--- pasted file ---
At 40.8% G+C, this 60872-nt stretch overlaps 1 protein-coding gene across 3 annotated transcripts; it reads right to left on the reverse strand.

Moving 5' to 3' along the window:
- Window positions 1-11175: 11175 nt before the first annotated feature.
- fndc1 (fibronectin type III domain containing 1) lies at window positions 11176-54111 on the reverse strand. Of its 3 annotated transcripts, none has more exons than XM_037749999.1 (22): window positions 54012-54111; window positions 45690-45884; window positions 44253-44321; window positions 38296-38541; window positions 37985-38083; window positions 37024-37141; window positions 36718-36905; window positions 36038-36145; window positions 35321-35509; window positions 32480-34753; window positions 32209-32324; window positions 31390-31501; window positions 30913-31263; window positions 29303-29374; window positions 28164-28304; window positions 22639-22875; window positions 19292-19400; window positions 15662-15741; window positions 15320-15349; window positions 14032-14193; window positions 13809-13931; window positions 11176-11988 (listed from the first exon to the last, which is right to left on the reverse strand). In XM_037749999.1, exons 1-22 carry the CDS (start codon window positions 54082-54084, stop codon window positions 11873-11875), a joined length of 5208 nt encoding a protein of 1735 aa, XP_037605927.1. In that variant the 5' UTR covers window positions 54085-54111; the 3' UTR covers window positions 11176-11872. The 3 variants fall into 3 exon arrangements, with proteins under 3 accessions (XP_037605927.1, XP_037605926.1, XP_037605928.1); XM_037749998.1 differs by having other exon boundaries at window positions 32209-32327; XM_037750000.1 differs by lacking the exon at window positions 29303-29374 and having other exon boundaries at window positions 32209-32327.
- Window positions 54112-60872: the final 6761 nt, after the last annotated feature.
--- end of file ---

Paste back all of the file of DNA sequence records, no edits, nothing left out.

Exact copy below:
At 40.8% G+C, this 60872-nt stretch overlaps 1 protein-coding gene across 3 annotated transcripts; it reads right to left on the reverse strand.

Moving 5' to 3' along the window:
- Window positions 1-11175: 11175 nt before the first annotated feature.
- fndc1 (fibronectin type III domain containing 1) lies at window positions 11176-54111 on the reverse strand. Of its 3 annotated transcripts, none has more exons than XM_037749999.1 (22): window positions 54012-54111; window positions 45690-45884; window positions 44253-44321; window positions 38296-38541; window positions 37985-38083; window positions 37024-37141; window positions 36718-36905; window positions 36038-36145; window positions 35321-35509; window positions 32480-34753; window positions 32209-32324; window positions 31390-31501; window positions 30913-31263; window positions 29303-29374; window positions 28164-28304; window positions 22639-22875; window positions 19292-19400; window positions 15662-15741; window positions 15320-15349; window positions 14032-14193; window positions 13809-13931; window positions 11176-11988 (listed from the first exon to the last, which is right to left on the reverse strand). In XM_037749999.1, exons 1-22 carry the CDS (start codon window positions 54082-54084, stop codon window positions 11873-11875), a joined length of 5208 nt encoding a protein of 1735 aa, XP_037605927.1. In that variant the 5' UTR covers window positions 54085-54111; the 3' UTR covers window positions 11176-11872. The 3 variants fall into 3 exon arrangements, with proteins under 3 accessions (XP_037605927.1, XP_037605926.1, XP_037605928.1); XM_037749998.1 differs by having other exon boundaries at window positions 32209-32327; XM_037750000.1 differs by lacking the exon at window positions 29303-29374 and having other exon boundaries at window positions 32209-32327.
- Window positions 54112-60872: the final 6761 nt, after the last annotated feature.